Often we ask ourselves how do I get better at photography? I read and read but it just doesn’t make sense to me. This happens to all of us and my advice is simple, practice! Any way that you can. Let me show you some of my photos that clearly show the progression I have experienced in just two years. For this example I’m going to use wedding photos, some from my very first solo wedding and others from some more recent weddings. I’ll share with you a few tips that have helped me grow and learn new techniques so that you too can set yourself on the path to reach your personal photography goals.

Below you’ll see the first full length bridal portrait I took followed by a more recent one. I went from basic and not extremely flattering to something a little different, lengthening the bride and facing her toward the light. Learning that the person doesn’t have to look directly at the camera and using what I have around me to make a more interesting portrait.

Wedding at The Grace, Maine Wedding Menton Boston

The second example I can show you is a simple photo of the bride’s bouquet. Flowers are usually important to your bride and she spent time choosing them and money for her florist to make them so taking these detailed shots are how she’ll remember, years from her wedding day, just how beautiful that bouquet was. As you can see I went from photographing some flowers to giving the bouquet it’s own photo shoot. Telling a story and not being afraid to pick up and borrow her flowers, being extremely careful of course!

The grace weddingLantana Randolph Wedding

So what did I do to set myself on the path to get better? I mean, it’s not like you can just stage a wedding to practice. Here’s a few of the things I have done, and still do, to learn and grow.

  1. Take Classes: Before photographing a wedding I took basic photography and an introduction to Lightroom. Since, I have taken Creative and Advanced photography classes at local art centers.
  2. Online Learning: In this day and age so much is available online. I am enrolled in the New York Institute of Photography which allows me to learn, test myself, submit projects and receive feedback.
  3. Join a photo sharing club: I have participated in two 52 Week photo clubs. They’re 100% online and offer up photo projects on a weekly basis that will challenge your creativity and force you to learn new techniques.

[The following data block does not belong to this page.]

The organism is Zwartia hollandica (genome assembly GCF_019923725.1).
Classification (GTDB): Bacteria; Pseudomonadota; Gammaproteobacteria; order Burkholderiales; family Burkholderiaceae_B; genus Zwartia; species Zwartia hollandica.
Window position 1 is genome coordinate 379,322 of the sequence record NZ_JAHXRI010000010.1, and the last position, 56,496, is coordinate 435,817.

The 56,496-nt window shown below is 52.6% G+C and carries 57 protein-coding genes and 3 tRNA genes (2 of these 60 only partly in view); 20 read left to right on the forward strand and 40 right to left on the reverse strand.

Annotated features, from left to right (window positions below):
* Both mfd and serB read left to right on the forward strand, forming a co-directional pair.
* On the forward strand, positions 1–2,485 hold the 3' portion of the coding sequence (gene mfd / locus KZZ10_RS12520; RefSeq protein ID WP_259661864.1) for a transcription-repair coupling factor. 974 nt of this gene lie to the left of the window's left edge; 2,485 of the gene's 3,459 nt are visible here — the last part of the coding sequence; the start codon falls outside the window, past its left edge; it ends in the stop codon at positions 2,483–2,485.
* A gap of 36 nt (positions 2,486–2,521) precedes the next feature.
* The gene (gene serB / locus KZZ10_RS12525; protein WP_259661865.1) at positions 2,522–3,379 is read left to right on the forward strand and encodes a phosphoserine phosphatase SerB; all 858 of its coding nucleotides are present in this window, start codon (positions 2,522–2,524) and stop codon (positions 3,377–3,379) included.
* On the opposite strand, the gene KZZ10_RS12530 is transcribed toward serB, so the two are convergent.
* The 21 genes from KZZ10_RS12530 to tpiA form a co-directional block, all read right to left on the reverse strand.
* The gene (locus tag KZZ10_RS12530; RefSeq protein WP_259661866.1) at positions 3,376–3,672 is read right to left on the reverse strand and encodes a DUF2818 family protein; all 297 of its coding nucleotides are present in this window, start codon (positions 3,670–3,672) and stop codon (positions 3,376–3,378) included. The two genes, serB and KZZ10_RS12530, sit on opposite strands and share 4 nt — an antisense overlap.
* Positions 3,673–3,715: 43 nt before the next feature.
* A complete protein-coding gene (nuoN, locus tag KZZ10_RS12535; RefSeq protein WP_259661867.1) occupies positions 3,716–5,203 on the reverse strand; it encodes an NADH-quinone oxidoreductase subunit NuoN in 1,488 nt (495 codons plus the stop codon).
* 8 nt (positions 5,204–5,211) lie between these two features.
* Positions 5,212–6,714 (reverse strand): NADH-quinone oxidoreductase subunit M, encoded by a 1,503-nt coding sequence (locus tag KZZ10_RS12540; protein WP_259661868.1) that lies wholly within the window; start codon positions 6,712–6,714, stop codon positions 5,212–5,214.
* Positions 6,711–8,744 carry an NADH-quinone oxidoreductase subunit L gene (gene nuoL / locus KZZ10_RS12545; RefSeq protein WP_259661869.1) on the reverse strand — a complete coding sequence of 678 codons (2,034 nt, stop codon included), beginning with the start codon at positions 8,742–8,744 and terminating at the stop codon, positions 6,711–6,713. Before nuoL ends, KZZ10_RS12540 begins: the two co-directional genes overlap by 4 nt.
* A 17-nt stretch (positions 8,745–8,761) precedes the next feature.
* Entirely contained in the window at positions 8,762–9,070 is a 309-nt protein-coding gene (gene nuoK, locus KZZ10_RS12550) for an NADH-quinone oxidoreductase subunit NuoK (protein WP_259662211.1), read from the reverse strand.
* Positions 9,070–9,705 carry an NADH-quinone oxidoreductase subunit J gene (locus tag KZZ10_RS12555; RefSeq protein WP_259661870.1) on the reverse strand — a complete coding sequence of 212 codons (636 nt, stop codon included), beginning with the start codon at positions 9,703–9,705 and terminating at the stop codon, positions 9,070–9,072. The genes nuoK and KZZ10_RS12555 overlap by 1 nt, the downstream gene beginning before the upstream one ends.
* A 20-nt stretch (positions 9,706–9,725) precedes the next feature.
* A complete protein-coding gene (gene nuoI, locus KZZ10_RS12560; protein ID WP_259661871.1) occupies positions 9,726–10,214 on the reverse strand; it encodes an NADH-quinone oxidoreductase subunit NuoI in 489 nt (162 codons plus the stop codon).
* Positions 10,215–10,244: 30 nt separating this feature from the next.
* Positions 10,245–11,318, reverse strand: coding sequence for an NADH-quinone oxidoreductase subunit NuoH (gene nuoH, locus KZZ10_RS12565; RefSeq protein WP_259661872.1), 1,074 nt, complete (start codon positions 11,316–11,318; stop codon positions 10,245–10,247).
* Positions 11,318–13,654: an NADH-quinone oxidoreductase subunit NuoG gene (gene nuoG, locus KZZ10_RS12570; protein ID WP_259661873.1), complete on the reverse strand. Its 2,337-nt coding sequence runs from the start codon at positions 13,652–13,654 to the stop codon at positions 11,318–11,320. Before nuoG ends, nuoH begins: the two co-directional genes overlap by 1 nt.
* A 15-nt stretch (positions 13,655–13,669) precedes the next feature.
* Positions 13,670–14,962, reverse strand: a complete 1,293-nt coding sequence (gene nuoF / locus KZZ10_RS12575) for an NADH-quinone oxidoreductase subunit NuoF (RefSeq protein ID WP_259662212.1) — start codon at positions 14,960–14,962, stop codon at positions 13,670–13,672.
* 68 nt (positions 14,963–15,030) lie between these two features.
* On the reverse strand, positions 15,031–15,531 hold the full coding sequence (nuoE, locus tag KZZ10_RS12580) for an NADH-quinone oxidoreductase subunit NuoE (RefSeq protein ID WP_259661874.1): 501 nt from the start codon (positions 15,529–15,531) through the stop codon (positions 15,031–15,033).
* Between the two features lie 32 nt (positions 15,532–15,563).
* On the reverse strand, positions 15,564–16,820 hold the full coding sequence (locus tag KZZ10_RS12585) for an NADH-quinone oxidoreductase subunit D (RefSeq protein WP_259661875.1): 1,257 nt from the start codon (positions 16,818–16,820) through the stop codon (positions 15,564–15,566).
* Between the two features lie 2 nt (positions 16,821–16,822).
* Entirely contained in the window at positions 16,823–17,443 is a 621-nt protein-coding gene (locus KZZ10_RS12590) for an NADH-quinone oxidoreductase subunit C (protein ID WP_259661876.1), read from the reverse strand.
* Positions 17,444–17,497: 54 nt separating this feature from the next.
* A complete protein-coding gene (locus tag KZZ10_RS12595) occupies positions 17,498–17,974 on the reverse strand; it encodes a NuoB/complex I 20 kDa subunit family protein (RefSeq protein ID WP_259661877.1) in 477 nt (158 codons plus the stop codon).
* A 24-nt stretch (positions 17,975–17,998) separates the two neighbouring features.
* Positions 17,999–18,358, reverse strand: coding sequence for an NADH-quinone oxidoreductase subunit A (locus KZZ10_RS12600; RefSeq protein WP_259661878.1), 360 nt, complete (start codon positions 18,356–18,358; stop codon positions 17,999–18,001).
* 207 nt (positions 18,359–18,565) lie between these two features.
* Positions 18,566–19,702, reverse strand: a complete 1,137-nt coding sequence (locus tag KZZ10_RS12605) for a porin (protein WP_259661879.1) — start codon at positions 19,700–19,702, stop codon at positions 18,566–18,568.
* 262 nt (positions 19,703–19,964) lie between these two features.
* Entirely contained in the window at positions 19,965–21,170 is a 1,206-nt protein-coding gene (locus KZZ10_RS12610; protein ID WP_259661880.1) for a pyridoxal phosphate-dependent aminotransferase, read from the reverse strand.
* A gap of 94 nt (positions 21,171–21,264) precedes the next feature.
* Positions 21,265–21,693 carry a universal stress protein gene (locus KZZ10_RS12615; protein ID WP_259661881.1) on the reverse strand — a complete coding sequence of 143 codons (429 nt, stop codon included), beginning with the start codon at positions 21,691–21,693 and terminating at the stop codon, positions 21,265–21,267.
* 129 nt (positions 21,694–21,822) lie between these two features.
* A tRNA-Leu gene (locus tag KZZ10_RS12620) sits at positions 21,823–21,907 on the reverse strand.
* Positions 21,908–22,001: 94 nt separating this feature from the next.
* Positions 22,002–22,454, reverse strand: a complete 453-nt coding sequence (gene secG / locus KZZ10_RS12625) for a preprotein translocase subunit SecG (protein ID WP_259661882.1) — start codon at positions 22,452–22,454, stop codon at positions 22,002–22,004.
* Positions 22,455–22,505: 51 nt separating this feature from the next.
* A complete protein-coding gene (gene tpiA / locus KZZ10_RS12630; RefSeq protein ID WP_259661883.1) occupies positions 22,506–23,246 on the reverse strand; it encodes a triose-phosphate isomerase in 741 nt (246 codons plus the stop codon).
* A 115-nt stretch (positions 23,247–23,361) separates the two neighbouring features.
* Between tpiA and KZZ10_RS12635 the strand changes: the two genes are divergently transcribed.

4. Participate in Photo Forums: I’m also part of a few different online photography forums where you can share ideas, ask for advice and enjoy a community of photographers locally or world wide.
  5. Solicit Feedback: Yes this this terrifying however it will help you to have a mentor that can give you honest critical feedback that you can work with!

Now here’s more before and after….Cakes, like flowers are details a bride put thought and time into. I learned to take several photos from all different angles, to make the cake look like a work of art instead of merely a wedding cake.

The Grace Maine Wedding cakes quincy ma

Lastly, our bride and groom formals. It’s not that my first attempt is horrible but there are definitely things that needed to change. For example, the groom should be looking at me! I’ve learned to have couples be engaged with each other more and to get above them or at their eye level.

The Grace Wedding Maine Tirrell room quincy

So where do you start? Get out there and practice! If you’re not ready to join groups and participate, join a group and follow along. What’s the most important piece of advice I can give you about your growth? It’s your growth and no one else’s! Don’t compare yourself to anyone but yourself. I see where I was and where I am now and I’m happy to see progression. It fuels me to want to progress more, learn more and grow!